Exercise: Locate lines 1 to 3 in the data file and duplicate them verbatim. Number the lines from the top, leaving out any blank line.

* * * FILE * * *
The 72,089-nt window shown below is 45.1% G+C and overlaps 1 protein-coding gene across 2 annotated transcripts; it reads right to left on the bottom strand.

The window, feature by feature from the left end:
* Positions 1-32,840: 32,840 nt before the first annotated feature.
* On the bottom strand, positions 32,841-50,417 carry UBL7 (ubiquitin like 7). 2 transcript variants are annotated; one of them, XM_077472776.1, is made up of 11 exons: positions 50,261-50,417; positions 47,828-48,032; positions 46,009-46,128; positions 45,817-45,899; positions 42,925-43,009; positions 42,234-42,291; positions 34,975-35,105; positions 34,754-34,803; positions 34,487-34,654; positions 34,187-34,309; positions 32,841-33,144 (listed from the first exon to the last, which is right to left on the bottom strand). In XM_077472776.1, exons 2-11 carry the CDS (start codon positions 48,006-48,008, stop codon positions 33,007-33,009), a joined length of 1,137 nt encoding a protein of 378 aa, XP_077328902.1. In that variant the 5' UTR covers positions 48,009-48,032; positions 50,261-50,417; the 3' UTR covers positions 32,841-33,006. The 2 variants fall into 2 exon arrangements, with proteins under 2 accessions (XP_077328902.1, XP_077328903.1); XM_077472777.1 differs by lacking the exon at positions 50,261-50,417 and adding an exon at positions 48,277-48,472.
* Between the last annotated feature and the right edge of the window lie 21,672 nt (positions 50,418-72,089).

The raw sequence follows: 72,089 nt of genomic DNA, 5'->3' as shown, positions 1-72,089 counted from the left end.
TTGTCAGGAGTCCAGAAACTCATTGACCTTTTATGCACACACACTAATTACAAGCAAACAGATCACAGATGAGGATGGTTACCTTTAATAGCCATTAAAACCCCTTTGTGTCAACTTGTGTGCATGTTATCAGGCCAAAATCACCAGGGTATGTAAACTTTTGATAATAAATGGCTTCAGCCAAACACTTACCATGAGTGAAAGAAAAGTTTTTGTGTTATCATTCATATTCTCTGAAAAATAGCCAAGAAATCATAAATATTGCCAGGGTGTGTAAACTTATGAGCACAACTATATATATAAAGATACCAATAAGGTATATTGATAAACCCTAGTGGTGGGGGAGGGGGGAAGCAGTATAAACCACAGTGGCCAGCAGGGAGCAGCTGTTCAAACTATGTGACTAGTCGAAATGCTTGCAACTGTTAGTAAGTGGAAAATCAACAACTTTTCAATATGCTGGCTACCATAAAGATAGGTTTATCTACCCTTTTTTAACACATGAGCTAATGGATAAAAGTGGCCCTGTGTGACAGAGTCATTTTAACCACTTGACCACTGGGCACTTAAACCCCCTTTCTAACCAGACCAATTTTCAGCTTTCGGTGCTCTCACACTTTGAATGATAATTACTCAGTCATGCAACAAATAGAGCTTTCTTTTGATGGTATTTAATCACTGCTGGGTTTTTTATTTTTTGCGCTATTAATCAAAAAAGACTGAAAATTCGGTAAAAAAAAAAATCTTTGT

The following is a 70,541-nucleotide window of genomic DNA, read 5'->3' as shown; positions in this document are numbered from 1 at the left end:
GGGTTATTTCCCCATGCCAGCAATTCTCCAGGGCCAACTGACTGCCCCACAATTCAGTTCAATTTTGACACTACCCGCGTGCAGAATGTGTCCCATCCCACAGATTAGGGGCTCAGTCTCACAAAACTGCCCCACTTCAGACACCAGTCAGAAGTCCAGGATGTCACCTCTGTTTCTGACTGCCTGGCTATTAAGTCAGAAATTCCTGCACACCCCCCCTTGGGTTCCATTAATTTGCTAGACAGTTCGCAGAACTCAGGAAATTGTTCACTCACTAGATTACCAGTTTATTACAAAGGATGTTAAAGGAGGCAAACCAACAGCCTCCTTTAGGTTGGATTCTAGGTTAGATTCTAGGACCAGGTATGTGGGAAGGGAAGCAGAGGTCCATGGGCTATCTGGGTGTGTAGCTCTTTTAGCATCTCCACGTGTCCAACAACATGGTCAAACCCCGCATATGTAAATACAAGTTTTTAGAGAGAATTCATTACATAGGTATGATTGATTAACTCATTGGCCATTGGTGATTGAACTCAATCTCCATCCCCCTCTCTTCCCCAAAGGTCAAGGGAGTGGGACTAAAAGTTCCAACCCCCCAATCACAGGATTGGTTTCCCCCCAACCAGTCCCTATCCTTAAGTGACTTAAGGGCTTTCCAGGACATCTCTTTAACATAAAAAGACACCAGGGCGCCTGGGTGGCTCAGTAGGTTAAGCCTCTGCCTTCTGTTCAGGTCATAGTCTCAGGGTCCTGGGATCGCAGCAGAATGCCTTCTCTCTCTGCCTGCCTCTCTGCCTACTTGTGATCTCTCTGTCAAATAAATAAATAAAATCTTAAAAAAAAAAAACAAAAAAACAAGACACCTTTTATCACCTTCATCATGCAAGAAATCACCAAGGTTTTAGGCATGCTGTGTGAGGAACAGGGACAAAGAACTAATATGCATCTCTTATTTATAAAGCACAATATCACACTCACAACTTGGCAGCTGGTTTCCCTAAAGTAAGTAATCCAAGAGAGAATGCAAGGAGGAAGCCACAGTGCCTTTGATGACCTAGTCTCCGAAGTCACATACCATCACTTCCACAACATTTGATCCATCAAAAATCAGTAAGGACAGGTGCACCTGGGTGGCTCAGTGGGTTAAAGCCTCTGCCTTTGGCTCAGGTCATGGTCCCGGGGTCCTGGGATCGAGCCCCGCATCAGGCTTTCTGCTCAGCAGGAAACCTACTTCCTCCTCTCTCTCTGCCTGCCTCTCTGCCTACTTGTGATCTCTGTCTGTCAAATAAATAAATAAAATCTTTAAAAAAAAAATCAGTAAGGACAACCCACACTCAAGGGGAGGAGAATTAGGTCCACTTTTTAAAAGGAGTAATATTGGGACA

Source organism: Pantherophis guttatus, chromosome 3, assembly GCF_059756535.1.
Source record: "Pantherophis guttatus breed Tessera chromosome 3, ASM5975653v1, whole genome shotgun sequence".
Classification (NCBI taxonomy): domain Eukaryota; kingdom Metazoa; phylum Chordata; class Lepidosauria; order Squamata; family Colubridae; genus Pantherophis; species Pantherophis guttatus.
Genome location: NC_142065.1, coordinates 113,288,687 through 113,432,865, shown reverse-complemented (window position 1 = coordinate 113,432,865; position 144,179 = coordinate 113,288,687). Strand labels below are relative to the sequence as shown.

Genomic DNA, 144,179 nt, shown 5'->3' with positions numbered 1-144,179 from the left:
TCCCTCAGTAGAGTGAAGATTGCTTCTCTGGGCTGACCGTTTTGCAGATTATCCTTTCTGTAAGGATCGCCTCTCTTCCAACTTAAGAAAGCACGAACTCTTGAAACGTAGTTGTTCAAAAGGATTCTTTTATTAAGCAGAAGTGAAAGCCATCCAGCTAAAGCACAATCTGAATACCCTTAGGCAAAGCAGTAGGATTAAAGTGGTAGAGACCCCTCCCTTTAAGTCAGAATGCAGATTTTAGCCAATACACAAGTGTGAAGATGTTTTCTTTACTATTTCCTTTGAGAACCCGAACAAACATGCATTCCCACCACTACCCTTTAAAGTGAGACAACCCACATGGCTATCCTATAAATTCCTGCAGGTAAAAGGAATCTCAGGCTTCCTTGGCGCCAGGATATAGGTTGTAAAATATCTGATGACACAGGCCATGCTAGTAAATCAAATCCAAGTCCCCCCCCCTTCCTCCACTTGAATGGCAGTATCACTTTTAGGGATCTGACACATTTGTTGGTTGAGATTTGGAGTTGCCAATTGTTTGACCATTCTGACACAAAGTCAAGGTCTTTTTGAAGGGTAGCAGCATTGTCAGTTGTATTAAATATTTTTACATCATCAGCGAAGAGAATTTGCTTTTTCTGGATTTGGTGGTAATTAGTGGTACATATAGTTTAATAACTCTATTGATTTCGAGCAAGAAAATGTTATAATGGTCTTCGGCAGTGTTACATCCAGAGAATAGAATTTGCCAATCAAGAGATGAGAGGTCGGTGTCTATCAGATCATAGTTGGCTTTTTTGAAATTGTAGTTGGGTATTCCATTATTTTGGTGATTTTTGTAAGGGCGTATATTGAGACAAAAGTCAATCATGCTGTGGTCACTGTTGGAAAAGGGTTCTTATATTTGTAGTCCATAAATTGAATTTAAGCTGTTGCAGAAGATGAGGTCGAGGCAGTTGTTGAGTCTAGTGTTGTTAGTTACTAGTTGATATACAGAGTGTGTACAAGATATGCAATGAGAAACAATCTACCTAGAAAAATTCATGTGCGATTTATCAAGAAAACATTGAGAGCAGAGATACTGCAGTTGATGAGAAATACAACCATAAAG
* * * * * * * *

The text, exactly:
The 72,089-nt window shown below is 45.1% G+C and overlaps 1 protein-coding gene across 2 annotated transcripts; it reads right to left on the bottom strand.

The window, feature by feature from the left end:
* Positions 1-32,840: 32,840 nt before the first annotated feature.